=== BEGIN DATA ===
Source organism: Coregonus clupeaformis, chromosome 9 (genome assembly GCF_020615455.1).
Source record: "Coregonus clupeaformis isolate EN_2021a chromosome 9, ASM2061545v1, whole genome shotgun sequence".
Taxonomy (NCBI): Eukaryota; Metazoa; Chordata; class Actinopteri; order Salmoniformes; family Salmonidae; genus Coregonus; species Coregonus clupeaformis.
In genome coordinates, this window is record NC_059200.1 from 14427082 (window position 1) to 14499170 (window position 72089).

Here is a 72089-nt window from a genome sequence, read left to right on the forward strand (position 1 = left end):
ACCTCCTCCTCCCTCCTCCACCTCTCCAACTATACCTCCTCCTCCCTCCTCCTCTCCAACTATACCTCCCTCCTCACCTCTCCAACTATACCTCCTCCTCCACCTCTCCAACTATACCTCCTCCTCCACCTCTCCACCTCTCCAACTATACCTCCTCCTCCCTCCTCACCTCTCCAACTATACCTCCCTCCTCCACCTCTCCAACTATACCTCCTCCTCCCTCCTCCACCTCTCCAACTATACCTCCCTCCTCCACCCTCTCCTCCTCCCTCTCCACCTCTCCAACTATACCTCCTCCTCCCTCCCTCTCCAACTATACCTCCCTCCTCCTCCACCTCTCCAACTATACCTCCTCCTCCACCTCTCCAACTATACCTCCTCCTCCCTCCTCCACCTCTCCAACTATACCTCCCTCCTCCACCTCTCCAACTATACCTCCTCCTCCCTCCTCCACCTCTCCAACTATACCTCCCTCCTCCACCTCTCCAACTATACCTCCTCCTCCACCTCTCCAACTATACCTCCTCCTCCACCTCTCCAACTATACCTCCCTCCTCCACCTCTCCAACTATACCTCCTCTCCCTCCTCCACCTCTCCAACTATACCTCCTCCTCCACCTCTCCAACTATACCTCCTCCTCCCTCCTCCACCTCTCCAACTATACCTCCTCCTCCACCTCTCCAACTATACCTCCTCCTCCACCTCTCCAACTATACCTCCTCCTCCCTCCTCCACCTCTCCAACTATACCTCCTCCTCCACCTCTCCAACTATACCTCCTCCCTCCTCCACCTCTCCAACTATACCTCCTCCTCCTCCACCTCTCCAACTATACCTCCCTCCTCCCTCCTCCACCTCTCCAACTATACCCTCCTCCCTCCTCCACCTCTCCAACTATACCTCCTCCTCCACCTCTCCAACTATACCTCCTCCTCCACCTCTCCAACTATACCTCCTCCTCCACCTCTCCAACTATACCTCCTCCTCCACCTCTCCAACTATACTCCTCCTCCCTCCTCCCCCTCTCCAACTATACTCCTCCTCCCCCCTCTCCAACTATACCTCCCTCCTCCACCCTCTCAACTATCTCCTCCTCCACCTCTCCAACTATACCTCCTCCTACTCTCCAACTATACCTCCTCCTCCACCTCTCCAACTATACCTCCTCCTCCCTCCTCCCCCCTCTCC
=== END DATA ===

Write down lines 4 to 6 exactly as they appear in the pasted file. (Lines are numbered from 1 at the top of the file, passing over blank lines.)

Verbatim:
In genome coordinates, this window is record NC_059200.1 from 14427082 (window position 1) to 14499170 (window position 72089).

Here is a 72089-nt window from a genome sequence, read left to right on the forward strand (position 1 = left end):
ACCTCCTCCTCCCTCCTCCACCTCTCCAACTATACCTCCTCCTCCCTCCTCCTCTCCAACTATACCTCCCTCCTCACCTCTCCAACTATACCTCCTCCTCCACCTCTCCAACTATACCTCCTCCTCCACCTCTCCACCTCTCCAACTATACCTCCTCCTCCCTCCTCACCTCTCCAACTATACCTCCCTCCTCCACCTCTCCAACTATACCTCCTCCTCCCTCCTCCACCTCTCCAACTATACCTCCCTCCTCCACCCTCTCCTCCTCCCTCTCCACCTCTCCAACTATACCTCCTCCTCCCTCCCTCTCCAACTATACCTCCCTCCTCCTCCACCTCTCCAACTATACCTCCTCCTCCACCTCTCCAACTATACCTCCTCCTCCCTCCTCCACCTCTCCAACTATACCTCCCTCCTCCACCTCTCCAACTATACCTCCTCCTCCCTCCTCCACCTCTCCAACTATACCTCCCTCCTCCACCTCTCCAACTATACCTCCTCCTCCACCTCTCCAACTATACCTCCTCCTCCACCTCTCCAACTATACCTCCCTCCTCCACCTCTCCAACTATACCTCCTCTCCCTCCTCCACCTCTCCAACTATACCTCCTCCTCCACCTCTCCAACTATACCTCCTCCTCCCTCCTCCACCTCTCCAACTATACCTCCTCCTCCACCTCTCCAACTATACCTCCTCCTCCACCTCTCCAACTATACCTCCTCCTCCCTCCTCCACCTCTCCAACTATACCTCCTCCTCCACCTCTCCAACTATACCTCCTCCCTCCTCCACCTCTCCAACTATACCTCCTCCTCCTCCACCTCTCCAACTATACCTCCCTCCTCCCTCCTCCACCTCTCCAACTATACCCTCCTCCCTCCTCCACCTCTCCAACTATACCTCCTCCTCCACCTCTCCAACTATACCTCCTCCTCCACCTCTCCAACTATACCTCCTCCTCCACCTCTCCAACTATACCTCCTCCTCCACCTCTCCAACTATACTCCTCCTCCCTCCTCCCCCTCTCCAACTATACTCCTCCTCCCCCCTCTCCAACTATACCTCCCTCCTCCACCCTCTCAACTATCTCCTCCTCCACCTCTCCAACTATACCTCCTCCTACTCTCCAACTATACCTCCTCCTCCACCTCTCCAACTATACCTCCTCCTCCCTCCTCCCCCCTCTCC